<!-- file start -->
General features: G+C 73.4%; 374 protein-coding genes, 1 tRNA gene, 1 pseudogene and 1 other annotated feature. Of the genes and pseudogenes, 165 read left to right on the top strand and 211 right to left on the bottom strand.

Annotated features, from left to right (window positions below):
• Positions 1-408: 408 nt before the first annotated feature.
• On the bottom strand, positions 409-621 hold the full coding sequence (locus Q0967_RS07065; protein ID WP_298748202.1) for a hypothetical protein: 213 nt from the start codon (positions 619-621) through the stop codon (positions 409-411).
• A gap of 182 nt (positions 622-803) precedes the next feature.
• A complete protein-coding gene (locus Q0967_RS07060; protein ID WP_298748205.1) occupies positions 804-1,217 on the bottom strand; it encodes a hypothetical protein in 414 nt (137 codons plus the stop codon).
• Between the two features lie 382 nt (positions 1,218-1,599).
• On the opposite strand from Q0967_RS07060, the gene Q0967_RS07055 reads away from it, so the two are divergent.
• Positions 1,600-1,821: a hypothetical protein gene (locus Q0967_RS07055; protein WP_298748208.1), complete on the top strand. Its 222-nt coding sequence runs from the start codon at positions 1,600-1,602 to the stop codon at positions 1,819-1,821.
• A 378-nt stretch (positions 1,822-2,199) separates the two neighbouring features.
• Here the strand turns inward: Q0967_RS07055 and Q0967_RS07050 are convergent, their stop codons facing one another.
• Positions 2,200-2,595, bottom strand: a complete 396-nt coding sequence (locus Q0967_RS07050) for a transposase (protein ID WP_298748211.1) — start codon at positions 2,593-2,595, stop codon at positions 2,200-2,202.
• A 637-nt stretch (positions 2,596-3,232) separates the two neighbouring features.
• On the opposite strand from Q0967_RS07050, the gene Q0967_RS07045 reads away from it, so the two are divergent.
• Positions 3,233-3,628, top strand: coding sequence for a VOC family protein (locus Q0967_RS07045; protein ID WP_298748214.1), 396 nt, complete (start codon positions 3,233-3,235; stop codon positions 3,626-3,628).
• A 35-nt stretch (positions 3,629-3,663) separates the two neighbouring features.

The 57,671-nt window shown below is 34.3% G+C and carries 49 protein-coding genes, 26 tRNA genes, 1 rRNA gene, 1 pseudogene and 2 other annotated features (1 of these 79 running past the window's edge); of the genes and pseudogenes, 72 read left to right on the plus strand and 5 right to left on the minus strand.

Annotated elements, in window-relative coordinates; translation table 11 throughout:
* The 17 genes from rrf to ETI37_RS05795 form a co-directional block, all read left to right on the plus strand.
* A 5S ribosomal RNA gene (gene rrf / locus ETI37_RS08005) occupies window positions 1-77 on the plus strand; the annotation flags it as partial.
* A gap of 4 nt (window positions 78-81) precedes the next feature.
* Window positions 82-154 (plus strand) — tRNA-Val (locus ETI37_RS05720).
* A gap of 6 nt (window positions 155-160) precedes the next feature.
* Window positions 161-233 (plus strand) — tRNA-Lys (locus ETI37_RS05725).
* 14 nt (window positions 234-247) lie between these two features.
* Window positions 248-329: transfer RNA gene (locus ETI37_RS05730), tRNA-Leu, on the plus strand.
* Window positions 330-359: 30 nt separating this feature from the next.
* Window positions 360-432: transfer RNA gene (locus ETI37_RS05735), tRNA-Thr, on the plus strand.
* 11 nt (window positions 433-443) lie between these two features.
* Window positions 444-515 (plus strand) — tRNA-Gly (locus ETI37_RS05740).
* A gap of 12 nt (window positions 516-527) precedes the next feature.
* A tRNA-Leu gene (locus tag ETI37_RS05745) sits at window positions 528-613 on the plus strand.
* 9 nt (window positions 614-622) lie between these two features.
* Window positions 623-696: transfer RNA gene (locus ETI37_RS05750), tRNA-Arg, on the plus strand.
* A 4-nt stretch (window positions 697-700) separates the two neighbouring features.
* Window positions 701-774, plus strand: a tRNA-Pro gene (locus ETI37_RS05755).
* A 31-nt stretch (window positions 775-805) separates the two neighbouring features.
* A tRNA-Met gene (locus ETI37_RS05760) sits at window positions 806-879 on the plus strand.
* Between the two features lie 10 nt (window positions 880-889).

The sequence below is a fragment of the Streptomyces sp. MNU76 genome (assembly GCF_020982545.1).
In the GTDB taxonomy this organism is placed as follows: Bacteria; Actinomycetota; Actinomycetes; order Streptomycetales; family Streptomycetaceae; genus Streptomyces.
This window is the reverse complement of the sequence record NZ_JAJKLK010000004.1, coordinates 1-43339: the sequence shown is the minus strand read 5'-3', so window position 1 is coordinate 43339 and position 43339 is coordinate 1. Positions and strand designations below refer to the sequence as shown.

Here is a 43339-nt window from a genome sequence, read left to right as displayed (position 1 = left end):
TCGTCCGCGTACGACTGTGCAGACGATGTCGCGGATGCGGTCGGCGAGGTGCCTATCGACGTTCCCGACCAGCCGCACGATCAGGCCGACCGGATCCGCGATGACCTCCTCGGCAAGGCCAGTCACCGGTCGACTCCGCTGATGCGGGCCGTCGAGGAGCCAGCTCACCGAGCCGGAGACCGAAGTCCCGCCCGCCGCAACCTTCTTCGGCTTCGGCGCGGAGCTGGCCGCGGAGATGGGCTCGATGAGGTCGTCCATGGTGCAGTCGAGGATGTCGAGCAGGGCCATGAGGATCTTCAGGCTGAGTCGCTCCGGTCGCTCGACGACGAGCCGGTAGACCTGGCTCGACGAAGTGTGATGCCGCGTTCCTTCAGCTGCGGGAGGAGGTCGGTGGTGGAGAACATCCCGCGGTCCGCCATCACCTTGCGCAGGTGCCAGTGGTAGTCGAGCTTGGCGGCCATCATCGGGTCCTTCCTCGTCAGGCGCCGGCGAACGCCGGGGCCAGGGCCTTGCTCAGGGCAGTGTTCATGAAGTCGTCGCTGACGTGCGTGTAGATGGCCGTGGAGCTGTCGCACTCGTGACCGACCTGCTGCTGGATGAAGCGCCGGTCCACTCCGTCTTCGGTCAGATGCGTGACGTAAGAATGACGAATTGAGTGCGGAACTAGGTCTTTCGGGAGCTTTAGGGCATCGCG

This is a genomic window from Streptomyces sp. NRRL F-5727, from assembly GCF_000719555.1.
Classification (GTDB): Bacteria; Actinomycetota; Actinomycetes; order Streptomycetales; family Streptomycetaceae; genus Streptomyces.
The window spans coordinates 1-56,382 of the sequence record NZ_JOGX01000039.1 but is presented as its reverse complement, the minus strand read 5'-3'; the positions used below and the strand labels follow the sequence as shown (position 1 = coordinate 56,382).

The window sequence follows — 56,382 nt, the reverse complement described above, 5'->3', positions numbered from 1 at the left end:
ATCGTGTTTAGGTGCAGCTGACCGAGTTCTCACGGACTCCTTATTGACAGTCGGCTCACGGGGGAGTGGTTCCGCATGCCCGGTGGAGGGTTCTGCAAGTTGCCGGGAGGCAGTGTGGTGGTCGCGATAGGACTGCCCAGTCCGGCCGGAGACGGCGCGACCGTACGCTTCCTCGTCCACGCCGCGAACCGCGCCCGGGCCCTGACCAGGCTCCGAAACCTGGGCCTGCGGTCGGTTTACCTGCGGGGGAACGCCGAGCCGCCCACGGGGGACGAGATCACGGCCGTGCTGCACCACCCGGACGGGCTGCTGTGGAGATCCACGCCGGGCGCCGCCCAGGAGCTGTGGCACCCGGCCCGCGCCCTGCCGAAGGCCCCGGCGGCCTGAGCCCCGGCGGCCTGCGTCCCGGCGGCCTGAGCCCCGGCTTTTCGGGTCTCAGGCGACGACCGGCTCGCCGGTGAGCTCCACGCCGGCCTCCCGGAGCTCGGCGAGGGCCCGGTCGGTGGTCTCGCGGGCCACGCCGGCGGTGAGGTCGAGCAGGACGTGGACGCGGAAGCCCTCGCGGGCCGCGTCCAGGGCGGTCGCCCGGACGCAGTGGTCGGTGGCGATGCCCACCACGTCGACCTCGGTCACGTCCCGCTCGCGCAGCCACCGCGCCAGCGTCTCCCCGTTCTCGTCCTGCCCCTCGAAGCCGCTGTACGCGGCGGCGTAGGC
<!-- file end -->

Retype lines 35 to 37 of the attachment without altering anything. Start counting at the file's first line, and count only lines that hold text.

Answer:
* A 4-nt stretch (window positions 697-700) separates the two neighbouring features.
* Window positions 701-774, plus strand: a tRNA-Pro gene (locus ETI37_RS05755).
* A 31-nt stretch (window positions 775-805) separates the two neighbouring features.